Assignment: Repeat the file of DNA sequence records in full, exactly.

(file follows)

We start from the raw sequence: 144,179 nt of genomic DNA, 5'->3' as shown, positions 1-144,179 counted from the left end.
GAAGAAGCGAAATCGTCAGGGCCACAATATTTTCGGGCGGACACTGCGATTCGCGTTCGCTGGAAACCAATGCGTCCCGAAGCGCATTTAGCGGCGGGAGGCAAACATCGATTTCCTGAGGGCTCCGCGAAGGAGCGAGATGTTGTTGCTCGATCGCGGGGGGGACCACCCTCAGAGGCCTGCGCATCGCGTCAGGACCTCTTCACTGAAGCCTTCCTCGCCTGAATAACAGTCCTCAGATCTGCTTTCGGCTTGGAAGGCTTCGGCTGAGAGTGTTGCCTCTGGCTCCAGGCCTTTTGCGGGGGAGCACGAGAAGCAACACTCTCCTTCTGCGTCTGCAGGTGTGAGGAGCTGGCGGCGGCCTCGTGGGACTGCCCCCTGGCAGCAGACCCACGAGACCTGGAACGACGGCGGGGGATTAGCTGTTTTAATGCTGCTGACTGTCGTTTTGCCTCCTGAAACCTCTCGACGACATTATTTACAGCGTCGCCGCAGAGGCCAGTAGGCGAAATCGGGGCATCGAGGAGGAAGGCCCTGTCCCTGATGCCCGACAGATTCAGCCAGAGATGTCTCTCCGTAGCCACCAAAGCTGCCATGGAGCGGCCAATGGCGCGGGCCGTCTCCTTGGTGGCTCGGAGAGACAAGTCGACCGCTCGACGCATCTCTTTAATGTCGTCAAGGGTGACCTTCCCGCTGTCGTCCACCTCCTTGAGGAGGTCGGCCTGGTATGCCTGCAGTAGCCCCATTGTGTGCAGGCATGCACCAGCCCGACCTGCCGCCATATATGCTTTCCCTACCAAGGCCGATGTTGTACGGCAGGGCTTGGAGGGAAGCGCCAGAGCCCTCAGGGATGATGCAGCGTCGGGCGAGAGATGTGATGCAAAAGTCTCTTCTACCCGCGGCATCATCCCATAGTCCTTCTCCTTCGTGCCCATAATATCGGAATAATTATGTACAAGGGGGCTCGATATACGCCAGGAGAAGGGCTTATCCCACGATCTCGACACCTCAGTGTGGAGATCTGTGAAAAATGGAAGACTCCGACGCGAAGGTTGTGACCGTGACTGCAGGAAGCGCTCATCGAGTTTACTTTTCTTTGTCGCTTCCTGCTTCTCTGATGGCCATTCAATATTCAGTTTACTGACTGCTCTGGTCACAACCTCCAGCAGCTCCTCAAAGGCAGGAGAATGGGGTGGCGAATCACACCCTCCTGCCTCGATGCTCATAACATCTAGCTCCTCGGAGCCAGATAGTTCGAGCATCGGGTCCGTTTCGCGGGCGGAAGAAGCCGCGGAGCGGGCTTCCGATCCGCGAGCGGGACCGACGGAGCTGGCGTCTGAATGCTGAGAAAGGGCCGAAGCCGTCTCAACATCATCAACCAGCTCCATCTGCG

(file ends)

We start from the raw sequence: 144,179 nt of genomic DNA, 5'->3' as shown, positions 1-144,179 counted from the left end.
GAAGAAGCGAAATCGTCAGGGCCACAATATTTTCGGGCGGACACTGCGATTCGCGTTCGCTGGAAACCAATGCGTCCCGAAGCGCATTTAGCGGCGGGAGGCAAACATCGATTTCCTGAGGGCTCCGCGAAGGAGCGAGATGTTGTTGCTCGATCGCGGGGGGGACCACCCTCAGAGGCCTGCGCATCGCGTCAGGACCTCTTCACTGAAGCCTTCCTCGCCTGAATAACAGTCCTCAGATCTGCTTTCGGCTTGGAAGGCTTCGGCTGAGAGTGTTGCCTCTGGCTCCAGGCCTTTTGCGGGGGAGCACGAGAAGCAACACTCTCCTTCTGCGTCTGCAGGTGTGAGGAGCTGGCGGCGGCCTCGTGGGACTGCCCCCTGGCAGCAGACCCACGAGACCTGGAACGACGGCGGGGGATTAGCTGTTTTAATGCTGCTGACTGTCGTTTTGCCTCCTGAAACCTCTCGACGACATTATTTACAGCGTCGCCGCAGAGGCCAGTAGGCGAAATCGGGGCATCGAGGAGGAAGGCCCTGTCCCTGATGCCCGACAGATTCAGCCAGAGATGTCTCTCCGTAGCCACCAAAGCTGCCATGGAGCGGCCAATGGCGCGGGCCGTCTCCTTGGTGGCTCGGAGAGACAAGTCGACCGCTCGACGCATCTCTTTAATGTCGTCAAGGGTGACCTTCCCGCTGTCGTCCACCTCCTTGAGGAGGTCGGCCTGGTATGCCTGCAGTAGCCCCATTGTGTGCAGGCATGCACCAGCCCGACCTGCCGCCATATATGCTTTCCCTACCAAGGCCGATGTTGTACGGCAGGGCTTGGAGGGAAGCGCCAGAGCCCTCAGGGATGATGCAGCGTCGGGCGAGAGATGTGATGCAAAAGTCTCTTCTACCCGCGGCATCATCCCATAGTCCTTCTCCTTCGTGCCCATAATATCGGAATAATTATGTACAAGGGGGCTCGATATACGCCAGGAGAAGGGCTTATCCCACGATCTCGACACCTCAGTGTGGAGATCTGTGAAAAATGGAAGACTCCGACGCGAAGGTTGTGACCGTGACTGCAGGAAGCGCTCATCGAGTTTACTTTTCTTTGTCGCTTCCTGCTTCTCTGATGGCCATTCAATATTCAGTTTACTGACTGCTCTGGTCACAACCTCCAGCAGCTCCTCAAAGGCAGGAGAATGGGGTGGCGAATCACACCCTCCTGCCTCGATGCTCATAACATCTAGCTCCTCGGAGCCAGATAGTTCGAGCATCGGGTCCGTTTCGCGGGCGGAAGAAGCCGCGGAGCGGGCTTCCGATCCGCGAGCGGGACCGACGGAGCTGGCGTCTGAATGCTGAGAAAGGGCCGAAGCCGTCTCAACATCATCAACCAGCTCCATCTGCG